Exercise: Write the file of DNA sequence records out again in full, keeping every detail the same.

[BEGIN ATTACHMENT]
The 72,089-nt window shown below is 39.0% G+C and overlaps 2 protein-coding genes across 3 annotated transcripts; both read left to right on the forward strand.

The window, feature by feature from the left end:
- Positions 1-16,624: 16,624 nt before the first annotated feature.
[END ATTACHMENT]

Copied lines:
The 72,089-nt window shown below is 39.0% G+C and overlaps 2 protein-coding genes across 3 annotated transcripts; both read left to right on the forward strand.

The window, feature by feature from the left end:
- Positions 1-16,624: 16,624 nt before the first annotated feature.